How immigration benefits natives despite labour market imperfections and income redistribution

Michele Battisti, Gabriel Felbermayr, Giovanni Peri, Panu Poutvaara 08 August 2014

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A fierce policy debate with little insight from economists

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Topics:  Labour markets Migration

Tags:  Labour Markets, unemployment, wages, immigration, redistribution, welfare, Skill Complementarities

Sourcing foreign inputs to improve firm performance

Maria Bas, Vanessa Strauss-Kahn 14 July 2014

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Should trade policy fight or promote imports of intermediate inputs? While several studies have shown the recent increase in imports of intermediate goods, their role in shaping domestic economies is not yet completely understood. Following the work of Feenstra and Hanson (1996), a large literature focuses on the impact of imported intermediate inputs on employment and inequality. It concludes that, like outsourcing, imported intermediate inputs have a role (although limited) in explaining job losses and wage reductions.

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Topics:  International trade

Tags:  employment, productivity, wages, Inequality, trade, exports, outsourcing, imports, global value chains, Intermediate inputs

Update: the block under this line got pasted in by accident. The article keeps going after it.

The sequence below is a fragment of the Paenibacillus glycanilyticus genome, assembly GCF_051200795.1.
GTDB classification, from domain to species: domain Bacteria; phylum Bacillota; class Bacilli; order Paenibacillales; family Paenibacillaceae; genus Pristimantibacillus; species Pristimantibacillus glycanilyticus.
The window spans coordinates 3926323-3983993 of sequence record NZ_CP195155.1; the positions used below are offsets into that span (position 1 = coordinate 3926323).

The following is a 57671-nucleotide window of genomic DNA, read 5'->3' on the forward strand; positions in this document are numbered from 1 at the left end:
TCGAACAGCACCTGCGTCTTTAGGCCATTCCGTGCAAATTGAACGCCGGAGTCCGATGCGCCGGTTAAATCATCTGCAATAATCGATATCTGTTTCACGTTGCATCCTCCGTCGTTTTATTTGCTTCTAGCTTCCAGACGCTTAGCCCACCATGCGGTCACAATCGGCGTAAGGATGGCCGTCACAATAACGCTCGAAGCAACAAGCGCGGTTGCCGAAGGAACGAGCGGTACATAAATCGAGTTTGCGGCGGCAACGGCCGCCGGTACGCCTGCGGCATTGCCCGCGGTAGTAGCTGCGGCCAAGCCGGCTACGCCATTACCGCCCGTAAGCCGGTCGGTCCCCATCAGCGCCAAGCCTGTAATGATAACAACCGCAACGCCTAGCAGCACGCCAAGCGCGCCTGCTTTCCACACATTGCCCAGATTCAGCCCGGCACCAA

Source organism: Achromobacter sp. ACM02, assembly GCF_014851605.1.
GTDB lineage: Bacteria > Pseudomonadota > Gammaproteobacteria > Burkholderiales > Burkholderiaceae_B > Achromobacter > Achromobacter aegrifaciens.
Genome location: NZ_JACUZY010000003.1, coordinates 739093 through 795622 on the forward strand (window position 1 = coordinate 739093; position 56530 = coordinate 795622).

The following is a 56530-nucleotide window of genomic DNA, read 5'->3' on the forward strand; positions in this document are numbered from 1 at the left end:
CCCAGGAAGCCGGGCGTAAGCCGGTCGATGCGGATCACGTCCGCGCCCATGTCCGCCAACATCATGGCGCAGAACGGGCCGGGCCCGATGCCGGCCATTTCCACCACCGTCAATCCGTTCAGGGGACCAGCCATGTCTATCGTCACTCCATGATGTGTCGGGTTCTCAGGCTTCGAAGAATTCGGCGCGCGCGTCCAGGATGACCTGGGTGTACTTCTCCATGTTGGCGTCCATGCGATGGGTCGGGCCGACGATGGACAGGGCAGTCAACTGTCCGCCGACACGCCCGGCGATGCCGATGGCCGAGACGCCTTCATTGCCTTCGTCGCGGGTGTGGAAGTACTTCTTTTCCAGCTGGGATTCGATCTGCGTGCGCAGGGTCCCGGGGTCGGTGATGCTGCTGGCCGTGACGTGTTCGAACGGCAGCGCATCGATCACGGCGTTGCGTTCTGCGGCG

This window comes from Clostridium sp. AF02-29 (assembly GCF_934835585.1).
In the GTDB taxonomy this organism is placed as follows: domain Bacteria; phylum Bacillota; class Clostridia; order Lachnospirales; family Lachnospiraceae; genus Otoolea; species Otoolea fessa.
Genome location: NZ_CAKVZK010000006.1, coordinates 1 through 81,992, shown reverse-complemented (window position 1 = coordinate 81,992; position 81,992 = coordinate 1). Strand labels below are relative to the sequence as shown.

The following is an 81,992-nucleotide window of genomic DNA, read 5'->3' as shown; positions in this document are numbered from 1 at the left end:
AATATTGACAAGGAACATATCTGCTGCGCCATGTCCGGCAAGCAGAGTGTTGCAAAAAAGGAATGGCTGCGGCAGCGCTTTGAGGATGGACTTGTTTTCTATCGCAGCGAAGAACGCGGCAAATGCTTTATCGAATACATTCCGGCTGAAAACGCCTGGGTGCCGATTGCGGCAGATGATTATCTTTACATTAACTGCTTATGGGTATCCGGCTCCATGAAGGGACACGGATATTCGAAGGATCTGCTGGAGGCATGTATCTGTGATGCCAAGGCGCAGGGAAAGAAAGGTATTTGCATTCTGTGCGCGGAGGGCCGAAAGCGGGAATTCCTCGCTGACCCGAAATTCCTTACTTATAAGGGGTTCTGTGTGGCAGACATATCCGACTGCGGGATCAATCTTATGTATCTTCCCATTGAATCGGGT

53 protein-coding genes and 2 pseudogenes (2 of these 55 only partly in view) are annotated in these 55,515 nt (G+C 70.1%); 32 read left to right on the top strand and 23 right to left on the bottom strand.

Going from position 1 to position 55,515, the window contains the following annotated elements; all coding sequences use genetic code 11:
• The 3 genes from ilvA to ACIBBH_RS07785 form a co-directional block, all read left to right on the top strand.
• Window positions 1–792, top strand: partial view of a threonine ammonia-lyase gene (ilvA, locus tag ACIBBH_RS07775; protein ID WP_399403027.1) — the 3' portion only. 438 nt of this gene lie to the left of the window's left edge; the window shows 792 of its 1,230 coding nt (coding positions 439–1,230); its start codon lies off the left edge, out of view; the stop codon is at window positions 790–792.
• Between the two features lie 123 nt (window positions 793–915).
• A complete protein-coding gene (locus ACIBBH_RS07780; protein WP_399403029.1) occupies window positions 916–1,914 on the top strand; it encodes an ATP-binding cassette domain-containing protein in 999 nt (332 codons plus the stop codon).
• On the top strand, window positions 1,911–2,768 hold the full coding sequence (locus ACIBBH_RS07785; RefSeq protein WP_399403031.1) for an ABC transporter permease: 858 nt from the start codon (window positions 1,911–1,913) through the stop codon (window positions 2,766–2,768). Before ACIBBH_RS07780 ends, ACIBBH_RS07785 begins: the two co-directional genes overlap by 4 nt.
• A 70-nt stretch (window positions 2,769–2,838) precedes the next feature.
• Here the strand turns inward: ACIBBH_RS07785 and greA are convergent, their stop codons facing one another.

Globalisation, job security, and wages

Kerem Cosar, Nezih Guner, James R Tybout 07 July 2014

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How does increased openness to international trade affect workers’ wages and job security? This question is central to the public debate concerning the effects of globalisation, but convincing quantitative answers have been difficult to come by. One fundamental reason is that major trade liberalisation episodes have often coincided with labour reforms (Heckman and Pages 2004). Colombia is a case in point. As Figure 1 shows, this country experienced deindustrialisation, higher job turnover rates, and heightened wage inequality in the years following its 1986–1991 trade liberalisation.

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Topics:  International trade Labour markets

Tags:  productivity, unemployment, globalisation, wages, trade liberalisation, Inequality, labour market reforms, exports, Colombia, job security

How highly educated immigrants raise native wages

Giovanni Peri, Kevin Shih, Chad Sparber 29 May 2014

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Immigration to the US has risen tremendously in recent decades. Though media attention and popular discourse often focus on illegal immigrants or the high foreign-born presence among less-educated workers, the data show that immigrants are drawn from both ends of the education spectrum. At the low end, immigrants grew from 5% of workers with a high school degree or less in 1970 to 20.8% in 2010. At the high end, the figure rose from 7.3% to 18.2% for those with graduate degrees over the same period.1

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Topics:  Labour markets Migration Productivity and Innovation

Tags:  US, growth, productivity, wages, immigration, innovation, complementarities, STEM

Falling real wages in the UK

David Blanchflower, Stephen Machin 12 May 2014